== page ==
The Obesity Epidemic – How This Fat Person is Losing Weight

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I am one of the statistics of the obesity epidemic. When I was younger I weighed around 125 and I’m only 5’3″, so I was never skinny. But as of last May 26th, my weight had topped out at 204.

Since then I’ve lost thirteen pounds.  I’m not following a specific diet and I rarely exercise (in fact my lifestyle is basically sedentary). But still I’ve been able to lose almost a pound a week. What changed? My attitude.

First, what made me fat in the first place? 1) I stopped working; 2) I started taking medications that can cause weight gain; and 3) I went through menopause. A triple whammy. But I had also been overweight as a child and my mother struggled with obesity all her life, so I had a predisposition to gain weight. I just never expected to gain so much.

I used to have nightmares that I became so fat I couldn’t hold my arms down to my sides. Even after I slimmed down in the 6th grade, I thought of myself as fat, especially once my body started to develop. (I have a “womanly” body, which means I have more curves than angles.)

Still, when I really started to gain weight, I barely noticed at first. My first inkling that something was up (my weight) was when I tried on my winter coat and it felt tight. I thought it had shrunk. I know it’s hard for thin people to believe, but weight can sneak up on you, especially if you haven’t been weighing yourself. It wasn’t until I went to the doctor’s that I was hit with the awful truth: I had gained a total of forty pounds. But at that point I wasn’t even as fat as I would eventually become.

A few months later, when I started taking courses at the local university and started doing a lot of walking, I lost thirty pounds. But after I graduated, my weight started inching up again, literally. Especially in my waist, which got as wide as 44 inches. (Yes, I have the infamous “apple” shape.)

It’s funny how once you start thinking of yourself as really fat, it almost doesn’t matter how fat you get. Fat is fat, you figure. What’s ten more pounds? I kept thinking that way until I hit 204 and my 40DD bras started getting too tight.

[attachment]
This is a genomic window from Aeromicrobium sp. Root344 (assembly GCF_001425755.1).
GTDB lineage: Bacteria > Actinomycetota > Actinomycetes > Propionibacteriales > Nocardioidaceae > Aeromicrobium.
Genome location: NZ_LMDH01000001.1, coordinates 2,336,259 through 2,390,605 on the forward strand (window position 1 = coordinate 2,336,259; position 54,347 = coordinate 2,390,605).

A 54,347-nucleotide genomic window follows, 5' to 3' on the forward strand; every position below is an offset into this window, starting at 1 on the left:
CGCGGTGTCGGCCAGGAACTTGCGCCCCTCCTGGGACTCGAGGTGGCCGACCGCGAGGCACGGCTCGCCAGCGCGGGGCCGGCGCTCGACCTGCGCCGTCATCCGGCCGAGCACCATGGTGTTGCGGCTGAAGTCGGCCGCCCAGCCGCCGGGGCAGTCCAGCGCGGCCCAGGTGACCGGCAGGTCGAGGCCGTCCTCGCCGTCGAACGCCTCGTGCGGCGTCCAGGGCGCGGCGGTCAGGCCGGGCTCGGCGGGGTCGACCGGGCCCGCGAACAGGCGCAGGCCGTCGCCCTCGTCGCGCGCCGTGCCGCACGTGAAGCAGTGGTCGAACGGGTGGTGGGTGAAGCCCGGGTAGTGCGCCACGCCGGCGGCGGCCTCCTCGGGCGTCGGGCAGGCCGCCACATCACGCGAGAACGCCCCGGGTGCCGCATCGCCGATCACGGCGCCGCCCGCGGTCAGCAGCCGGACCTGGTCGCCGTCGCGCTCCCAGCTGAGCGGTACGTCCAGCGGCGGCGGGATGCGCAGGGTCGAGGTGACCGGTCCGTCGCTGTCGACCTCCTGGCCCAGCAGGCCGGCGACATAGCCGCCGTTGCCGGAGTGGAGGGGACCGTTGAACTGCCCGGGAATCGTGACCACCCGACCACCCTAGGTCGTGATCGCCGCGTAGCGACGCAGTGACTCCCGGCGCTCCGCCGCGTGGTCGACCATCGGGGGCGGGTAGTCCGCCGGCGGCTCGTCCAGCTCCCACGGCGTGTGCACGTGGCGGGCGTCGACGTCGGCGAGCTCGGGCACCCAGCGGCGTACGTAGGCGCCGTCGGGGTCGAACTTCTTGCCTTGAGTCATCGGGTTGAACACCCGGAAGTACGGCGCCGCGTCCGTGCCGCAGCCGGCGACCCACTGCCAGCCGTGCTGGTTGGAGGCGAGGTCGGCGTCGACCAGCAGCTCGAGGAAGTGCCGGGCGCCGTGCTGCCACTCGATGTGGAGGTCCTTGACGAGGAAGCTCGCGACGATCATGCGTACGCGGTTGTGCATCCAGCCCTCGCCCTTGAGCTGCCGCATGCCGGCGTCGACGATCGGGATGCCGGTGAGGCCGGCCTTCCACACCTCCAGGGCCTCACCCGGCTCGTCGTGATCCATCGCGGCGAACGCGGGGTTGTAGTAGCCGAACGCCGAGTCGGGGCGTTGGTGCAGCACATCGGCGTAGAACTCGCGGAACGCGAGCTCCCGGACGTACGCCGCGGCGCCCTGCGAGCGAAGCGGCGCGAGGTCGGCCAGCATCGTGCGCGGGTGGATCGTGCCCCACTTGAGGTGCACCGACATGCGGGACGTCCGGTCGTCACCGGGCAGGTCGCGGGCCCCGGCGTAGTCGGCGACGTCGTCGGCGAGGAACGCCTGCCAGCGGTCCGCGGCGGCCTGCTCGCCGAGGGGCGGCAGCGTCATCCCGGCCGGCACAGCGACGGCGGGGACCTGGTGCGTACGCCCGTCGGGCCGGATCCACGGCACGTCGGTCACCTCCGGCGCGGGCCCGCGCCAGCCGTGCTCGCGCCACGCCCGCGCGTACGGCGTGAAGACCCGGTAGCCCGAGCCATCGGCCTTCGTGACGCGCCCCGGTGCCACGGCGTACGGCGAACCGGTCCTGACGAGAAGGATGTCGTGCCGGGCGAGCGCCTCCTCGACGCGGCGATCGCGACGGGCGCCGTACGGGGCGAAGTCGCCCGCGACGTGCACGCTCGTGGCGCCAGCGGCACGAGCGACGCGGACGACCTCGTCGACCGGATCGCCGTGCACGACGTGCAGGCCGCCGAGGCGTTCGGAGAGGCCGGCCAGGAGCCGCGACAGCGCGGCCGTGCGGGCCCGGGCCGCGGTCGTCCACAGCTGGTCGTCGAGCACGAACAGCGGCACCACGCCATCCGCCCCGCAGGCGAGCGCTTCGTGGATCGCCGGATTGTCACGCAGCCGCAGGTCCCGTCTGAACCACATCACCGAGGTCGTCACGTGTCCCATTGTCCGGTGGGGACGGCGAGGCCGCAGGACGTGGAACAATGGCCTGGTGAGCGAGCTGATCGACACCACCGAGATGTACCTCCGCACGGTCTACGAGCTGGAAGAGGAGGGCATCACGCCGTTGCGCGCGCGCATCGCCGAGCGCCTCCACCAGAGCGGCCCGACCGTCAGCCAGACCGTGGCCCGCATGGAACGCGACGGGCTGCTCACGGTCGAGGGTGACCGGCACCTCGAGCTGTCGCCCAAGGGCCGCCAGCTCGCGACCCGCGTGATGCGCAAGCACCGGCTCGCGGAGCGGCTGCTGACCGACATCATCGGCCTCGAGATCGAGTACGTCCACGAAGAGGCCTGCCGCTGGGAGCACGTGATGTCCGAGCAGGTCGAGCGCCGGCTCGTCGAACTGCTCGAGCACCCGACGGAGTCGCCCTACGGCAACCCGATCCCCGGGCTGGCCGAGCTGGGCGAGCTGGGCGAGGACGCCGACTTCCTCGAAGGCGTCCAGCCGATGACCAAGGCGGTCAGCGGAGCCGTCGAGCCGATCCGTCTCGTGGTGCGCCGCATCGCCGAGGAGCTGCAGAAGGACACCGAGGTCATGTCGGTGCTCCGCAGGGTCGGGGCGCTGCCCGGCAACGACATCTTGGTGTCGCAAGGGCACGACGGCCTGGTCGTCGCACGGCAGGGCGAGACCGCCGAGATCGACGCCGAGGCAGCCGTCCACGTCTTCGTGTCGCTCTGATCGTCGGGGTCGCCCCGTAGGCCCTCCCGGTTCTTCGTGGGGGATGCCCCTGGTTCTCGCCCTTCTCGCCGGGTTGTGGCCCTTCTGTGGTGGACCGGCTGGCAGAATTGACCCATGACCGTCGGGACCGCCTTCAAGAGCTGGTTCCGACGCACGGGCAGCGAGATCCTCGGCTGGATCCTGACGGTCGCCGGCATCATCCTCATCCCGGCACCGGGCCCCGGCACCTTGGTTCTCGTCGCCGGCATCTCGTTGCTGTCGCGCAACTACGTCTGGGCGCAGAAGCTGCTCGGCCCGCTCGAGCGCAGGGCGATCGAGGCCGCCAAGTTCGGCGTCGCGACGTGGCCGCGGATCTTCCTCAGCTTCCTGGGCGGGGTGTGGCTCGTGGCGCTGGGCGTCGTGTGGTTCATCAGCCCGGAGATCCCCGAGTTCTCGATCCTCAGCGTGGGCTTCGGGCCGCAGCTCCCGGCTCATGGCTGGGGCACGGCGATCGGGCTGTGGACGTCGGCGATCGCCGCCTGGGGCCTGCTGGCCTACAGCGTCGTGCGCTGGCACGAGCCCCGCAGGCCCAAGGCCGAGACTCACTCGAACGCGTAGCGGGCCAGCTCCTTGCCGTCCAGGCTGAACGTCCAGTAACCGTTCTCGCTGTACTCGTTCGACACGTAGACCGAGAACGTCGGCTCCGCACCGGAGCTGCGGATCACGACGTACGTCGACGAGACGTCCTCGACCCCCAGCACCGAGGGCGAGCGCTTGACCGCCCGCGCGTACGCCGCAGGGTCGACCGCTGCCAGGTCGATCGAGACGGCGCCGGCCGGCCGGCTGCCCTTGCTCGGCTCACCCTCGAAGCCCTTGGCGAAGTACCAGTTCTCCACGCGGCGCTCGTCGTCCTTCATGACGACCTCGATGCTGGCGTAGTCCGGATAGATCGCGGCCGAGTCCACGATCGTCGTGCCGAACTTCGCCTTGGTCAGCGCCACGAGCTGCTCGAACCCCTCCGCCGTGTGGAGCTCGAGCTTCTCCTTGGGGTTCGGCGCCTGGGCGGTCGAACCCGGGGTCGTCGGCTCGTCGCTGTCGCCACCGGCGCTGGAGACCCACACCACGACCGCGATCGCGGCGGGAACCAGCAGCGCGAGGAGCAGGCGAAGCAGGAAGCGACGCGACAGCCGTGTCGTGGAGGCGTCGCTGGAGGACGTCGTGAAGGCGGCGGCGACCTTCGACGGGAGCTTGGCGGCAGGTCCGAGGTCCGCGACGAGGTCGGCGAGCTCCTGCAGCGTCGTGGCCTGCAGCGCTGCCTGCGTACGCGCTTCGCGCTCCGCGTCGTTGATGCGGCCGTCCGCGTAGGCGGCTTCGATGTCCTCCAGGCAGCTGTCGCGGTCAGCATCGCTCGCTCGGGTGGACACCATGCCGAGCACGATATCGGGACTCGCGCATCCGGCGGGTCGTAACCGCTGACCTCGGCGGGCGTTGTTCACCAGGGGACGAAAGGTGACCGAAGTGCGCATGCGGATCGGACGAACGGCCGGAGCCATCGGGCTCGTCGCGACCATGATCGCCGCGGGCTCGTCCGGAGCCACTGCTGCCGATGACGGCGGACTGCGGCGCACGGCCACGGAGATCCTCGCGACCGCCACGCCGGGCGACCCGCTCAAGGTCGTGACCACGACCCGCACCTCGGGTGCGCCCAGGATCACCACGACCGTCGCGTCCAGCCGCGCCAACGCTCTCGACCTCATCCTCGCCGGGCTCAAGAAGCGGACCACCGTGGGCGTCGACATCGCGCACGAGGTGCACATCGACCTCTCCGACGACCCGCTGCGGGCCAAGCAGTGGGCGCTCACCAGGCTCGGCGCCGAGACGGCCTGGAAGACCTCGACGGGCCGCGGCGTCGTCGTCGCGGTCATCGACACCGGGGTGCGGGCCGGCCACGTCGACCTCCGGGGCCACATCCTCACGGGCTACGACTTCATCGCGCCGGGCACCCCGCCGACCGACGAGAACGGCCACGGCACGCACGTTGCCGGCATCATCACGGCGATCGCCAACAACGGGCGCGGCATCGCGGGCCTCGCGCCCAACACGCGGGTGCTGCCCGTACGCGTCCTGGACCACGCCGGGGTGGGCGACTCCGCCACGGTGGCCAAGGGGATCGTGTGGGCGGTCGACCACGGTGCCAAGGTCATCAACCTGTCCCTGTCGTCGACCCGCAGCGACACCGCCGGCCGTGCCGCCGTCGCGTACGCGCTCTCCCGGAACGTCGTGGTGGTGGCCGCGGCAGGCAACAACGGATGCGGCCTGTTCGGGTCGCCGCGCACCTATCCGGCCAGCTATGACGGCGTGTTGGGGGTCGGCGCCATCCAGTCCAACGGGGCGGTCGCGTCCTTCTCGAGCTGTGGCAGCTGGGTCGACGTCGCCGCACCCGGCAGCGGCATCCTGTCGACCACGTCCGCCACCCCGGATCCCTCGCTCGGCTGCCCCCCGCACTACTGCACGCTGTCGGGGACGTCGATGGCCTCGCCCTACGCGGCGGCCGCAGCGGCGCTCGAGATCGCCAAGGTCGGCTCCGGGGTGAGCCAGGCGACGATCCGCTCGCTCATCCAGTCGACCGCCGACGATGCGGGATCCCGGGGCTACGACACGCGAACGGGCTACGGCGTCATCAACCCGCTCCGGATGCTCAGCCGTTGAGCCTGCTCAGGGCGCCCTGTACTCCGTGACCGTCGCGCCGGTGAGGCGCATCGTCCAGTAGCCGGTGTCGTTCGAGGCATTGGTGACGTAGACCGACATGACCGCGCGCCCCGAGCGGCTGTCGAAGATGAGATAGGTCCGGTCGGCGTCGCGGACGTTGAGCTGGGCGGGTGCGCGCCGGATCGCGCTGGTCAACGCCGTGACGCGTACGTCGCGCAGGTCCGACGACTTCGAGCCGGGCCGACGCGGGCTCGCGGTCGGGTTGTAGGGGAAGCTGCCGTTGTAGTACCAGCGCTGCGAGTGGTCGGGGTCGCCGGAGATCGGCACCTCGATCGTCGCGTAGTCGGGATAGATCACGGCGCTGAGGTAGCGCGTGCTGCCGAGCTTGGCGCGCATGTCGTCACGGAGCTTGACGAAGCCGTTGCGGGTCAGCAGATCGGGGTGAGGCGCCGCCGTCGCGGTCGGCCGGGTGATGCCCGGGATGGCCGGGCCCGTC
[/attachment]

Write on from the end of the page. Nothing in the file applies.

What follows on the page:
Around the same time, I started going to counseling about my eating problems. (I have a tendency toward bulemia.) And during the course of that therapy, I realized that I had the means to do something about my weight. In fact, I was the only one who could do it. My therapist helped me to see that I was putting the blame for all my faults everywhere but on myself.

This tied into my religious beliefs which emphasize personal responsibility. (I converted to Islam three years ago.) If God holds us accountable, then we, too, have to hold ourselves accountable. We have to face who we really are and assess our strengths and weaknesses. But that doesn’t mean putting ourselves down, which is what I’d been doing.

I had settled into the “fat person” mindset: No matter what I was when  I was younger, I’m a fat person now and there’s nothing I can do about it. I’m old, my meds make me gain weight, and I’m post-menopausal. What’s the use of trying to change?

One day I was writing in my journal about how my parents’ deaths had affected me. It seemed as though once I made it through the grief experience, I wasn’t the same person anymore. It was as if I had died with them and been born again as a new person.

I realized then that I could use that process to reinvent myself. I could die to the self who was keeping me from attaining my goals. All I had to do was pinpoint the most negative things that person was doing, and resolve to turn them around.

And because my preoccupation with my weight and over-eating was the worst culprit, I decided to start killing off those attitudes and behaviors first.

I sat down and wrote a list of things I do that contribute to my eating and weight problems.

  1. I hated going hungry.
  2. I ate all day long (also known as “grazing.”)
  3. My portion sizes were out of control.
  4. I judged myself by what I weighed each day.

Then I made up some rules that would counteract those behaviors and attitudes.

  1. Practice mini-fasting.
  2. Only eat at set meal and snack times.
  3. Cut down on portion sizes.
  4. Weigh-ins once a week only.

I made up my mind that I would stick to those rules no matter what.

See my next post on “Fasting as a Weight Loss Technique.”

 

 

 

 

 

 

 

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Ellen Keim

Ellen is a freelance writer, essayist and copy editor, living with three cats and a husband in Columbus, OH.

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